Of course, all of this has been done before, but not in 'Saints' style. The game is crass, often tasteless, and mercifully mocks itself, other video games, Hollywood, American culture, and anything else it can get its hands on. Sometimes it’s a bit much, but usually it’s good for a few laughs. The gameplay is the real reason to play. The sandbox is big and has lots of things to do, and doesn’t get stale for many hours.
Aside from the hero powers, there are mundane things like customizable cars, gangs of loyal followers, conventional and alien weapons (some disturbing), and plain old-fashioned street-level crime. However, after being granted super speed and jumping, I never again hijacked a car, and only operated vehicles when the story required me to. It’s just too fun hopping around like the Hulk.
Gat Out of Hell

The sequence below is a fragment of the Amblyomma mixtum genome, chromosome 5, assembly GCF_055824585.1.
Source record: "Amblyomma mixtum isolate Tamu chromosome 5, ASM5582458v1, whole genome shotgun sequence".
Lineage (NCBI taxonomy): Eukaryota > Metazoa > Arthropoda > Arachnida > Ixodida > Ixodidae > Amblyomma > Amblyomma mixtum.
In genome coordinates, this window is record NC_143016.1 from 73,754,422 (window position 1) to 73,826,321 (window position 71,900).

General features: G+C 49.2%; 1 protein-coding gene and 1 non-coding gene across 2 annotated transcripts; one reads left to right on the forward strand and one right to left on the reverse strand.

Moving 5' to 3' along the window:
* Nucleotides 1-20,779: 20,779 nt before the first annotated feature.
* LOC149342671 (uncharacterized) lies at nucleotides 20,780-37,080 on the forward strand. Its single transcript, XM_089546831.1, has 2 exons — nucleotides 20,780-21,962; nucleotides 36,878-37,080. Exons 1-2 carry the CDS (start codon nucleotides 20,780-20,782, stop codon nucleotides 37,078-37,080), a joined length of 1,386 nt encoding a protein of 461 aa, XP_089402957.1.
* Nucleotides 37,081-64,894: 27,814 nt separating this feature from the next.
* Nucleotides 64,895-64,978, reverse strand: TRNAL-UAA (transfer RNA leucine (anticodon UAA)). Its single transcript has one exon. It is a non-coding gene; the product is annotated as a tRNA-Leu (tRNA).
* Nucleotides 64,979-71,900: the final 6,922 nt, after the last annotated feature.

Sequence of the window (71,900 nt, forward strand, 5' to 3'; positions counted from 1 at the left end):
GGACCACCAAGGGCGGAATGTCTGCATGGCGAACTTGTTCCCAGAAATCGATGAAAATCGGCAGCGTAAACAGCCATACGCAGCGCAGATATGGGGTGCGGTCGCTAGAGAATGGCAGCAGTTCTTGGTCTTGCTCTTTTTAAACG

Included with the compilation is the standalone expansion 'Gat Out of Hell.' Since we’ve already done the alien invasion thing, this campaign is set in the underworld, where Johnny Gat and Kinzie have been enlisted to find the abducted Saints boss. There is a new map that has been built from the ground up, and it does indeed look very hellish. The "people" are zombie-like tortured souls, cops are demons, and vehicles are suitably macabre. Superpowers have been adapted for a more arcane theme - Johnny and Kinzie can both fly, most notably. The other powers are more magical in nature than science fiction but otherwise not very dissimilar from the base game. Still, flying is fun, although the controls can be awkward.